A sermon, based on John 2.1-11, preached with the people of Epiphany Episcopal Church, Laurens, SC, on the 2nd Sunday after the Epiphany, January 20, 2019
In ancient times, hospitality was a universally-understood sacred and mutual duty, shared by host and guest. Years ago, on our around-the-world sabbatical, especially during our time in South Africa, whenever Pontheolla and I went to the homes of members of the Xhosa and Zulu tribes, to a person, they would greet us at the entrance, saying, “God has blessed us for you have graced our place with your presence.” So, it is that we, in contemporary times, learned what our ancient forebears knew. The host may prepare the grandest graces for the guest, but all is for naught unless and until the guest appears with the gift of presence.
Hospitality. A sacred, mutual duty.
Jesus and his disciples are invited to a wedding feast. An occasion of greatest celebration. However, “the wine gave out.” For the hosts, a grievous situation inducing the guilt of not having done what ought to have been done and the shame of being people who had not done what ought to have been done.
Did the hosts not purchase enough wine?
Did more guests appear, as weddings were community-wide celebrations, than had been anticipated; that lack of attention being a sign of an absence of care?(1)
It really didn’t matter. For the lack of wine, the symbol of shared festivity, was a betrayal of sacred duty. A crime, again, of guilt and shame to the depths of the earth and to the heights of the heavens.
Jesus’ mother, with a mother’s love, sensitive to the humiliation of the hosts, somehow knows that her son can do something. Jesus replies, “Woman,” which, though seemingly brusque, is a word of endearment as a prelude to a word of dismissal, “what concern is that to you and to me?”, which is the prologue to a word of destiny, “My hour” – the time of my fulfillment of my life’s purpose – “has not yet come.”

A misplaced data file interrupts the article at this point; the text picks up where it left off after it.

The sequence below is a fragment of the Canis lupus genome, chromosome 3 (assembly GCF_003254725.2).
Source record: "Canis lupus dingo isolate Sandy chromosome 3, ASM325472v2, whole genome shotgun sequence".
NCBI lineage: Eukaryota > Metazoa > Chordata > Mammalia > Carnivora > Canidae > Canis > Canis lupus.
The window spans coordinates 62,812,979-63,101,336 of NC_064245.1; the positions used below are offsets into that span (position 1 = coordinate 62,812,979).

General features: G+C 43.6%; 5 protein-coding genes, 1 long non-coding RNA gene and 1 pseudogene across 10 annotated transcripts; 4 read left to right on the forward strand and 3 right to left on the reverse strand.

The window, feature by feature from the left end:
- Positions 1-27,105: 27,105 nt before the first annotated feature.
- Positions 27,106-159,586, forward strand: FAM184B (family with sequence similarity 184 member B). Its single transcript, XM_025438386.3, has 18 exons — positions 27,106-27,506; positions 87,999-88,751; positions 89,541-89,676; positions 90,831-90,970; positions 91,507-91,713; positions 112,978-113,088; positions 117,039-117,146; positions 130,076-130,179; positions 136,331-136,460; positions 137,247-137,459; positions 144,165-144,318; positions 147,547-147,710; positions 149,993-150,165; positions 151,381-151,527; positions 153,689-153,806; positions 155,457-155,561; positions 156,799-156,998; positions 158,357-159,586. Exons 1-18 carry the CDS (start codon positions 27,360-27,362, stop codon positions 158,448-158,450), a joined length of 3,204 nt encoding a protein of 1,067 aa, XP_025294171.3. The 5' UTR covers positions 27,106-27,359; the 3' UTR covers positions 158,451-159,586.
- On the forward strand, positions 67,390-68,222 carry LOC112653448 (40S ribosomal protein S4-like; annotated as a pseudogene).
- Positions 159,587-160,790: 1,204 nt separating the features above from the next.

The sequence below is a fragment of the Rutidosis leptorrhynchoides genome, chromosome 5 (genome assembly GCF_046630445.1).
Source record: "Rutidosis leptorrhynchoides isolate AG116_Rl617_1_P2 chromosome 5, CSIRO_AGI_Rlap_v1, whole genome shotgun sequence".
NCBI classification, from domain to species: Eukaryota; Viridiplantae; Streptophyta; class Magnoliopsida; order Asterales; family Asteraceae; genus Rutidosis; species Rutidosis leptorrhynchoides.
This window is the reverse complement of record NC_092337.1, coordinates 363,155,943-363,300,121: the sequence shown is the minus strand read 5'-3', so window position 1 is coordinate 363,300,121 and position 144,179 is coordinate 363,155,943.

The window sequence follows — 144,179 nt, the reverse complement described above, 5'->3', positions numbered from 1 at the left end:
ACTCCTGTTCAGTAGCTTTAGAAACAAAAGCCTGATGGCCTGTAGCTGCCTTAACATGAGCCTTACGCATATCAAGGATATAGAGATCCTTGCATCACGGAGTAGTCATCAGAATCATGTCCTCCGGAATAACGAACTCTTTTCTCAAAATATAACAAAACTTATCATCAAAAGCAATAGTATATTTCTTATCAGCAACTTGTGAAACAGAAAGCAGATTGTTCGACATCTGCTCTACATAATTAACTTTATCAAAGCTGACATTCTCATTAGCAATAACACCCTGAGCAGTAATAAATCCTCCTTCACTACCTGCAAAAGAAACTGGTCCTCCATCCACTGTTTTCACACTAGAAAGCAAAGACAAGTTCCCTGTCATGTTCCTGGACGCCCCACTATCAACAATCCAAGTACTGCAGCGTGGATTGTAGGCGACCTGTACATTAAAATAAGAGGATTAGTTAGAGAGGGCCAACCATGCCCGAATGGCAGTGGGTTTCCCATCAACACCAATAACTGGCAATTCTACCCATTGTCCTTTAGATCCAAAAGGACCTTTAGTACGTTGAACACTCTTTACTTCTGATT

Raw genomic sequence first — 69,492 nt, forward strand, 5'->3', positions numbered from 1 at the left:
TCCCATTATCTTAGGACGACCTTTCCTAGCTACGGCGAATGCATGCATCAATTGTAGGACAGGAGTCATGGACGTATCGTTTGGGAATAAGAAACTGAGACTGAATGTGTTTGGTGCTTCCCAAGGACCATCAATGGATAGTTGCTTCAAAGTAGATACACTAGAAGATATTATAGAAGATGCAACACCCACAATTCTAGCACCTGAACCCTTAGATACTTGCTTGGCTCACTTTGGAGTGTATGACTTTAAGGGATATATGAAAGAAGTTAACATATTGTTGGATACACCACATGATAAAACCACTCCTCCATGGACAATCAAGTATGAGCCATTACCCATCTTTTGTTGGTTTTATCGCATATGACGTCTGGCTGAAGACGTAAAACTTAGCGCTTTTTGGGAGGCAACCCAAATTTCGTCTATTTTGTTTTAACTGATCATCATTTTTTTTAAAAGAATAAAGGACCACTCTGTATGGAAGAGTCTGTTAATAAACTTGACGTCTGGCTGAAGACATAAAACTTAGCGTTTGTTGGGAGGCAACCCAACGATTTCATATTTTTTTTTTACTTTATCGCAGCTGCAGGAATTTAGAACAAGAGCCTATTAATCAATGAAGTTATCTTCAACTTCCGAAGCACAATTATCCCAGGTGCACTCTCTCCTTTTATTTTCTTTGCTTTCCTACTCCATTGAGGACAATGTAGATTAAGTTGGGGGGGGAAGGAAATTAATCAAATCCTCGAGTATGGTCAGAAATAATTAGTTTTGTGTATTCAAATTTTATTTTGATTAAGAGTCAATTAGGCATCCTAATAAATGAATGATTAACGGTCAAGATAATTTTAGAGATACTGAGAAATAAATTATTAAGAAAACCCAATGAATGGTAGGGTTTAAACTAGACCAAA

This strange saying is a hint to the meaning of what will come, which John the evangelist, at the end, driving the point home, lest we miss it, makes clear: Jesus did this, the first of his signs…and revealed his glory, and his disciples believed in him.
Mary, again, somehow knowing Jesus can do something, also knows that he will; therefore, instructing the servants, “Do whatever he tells you.”
What Jesus does is to turn water into wine, the finest wine to share with all. The steward or master of ceremonies of the feast chastises the bridegroom for reserving the best for last. Yet he knows not the source of this finest wine. Nor does the host. Only the servants, the lowliest of the low. They know.
This tiny detail, when writ large, tells us everything we need to know about to whom Jesus reveals his glory. Only to those who, without pride in their life’s positions and without pride of their own persons, thus with open eyes not fixated on themselves, but fixed on Jesus, can see and believe.
See and believe what?
That Jesus pours out his blood upon the cross of crucifixion to cover the guilt and shame of sin that we may know the blessed reconciliation with God, with others, and with ourselves.
(1) Another possibility, given the mutuality of hospitality, is that the guests, including Jesus and his disciples, did not bring their offerings of wine to supplement the provisions of the host.
Illustration: Wedding at Cana (1596), Maerten de Vos (1532-1603). Note: de Vos depicts Jesus (lower foreground, left) robed in red, the color of the blood of his coming death, with his right hand directing the servants to fill the stone jars with water. Mary, his mother, dressed in blue, a symbol of her royalty as the mother of the Son of God, stands behind Jesus, looking up at another servant, saying, “Do whatever he tells you.”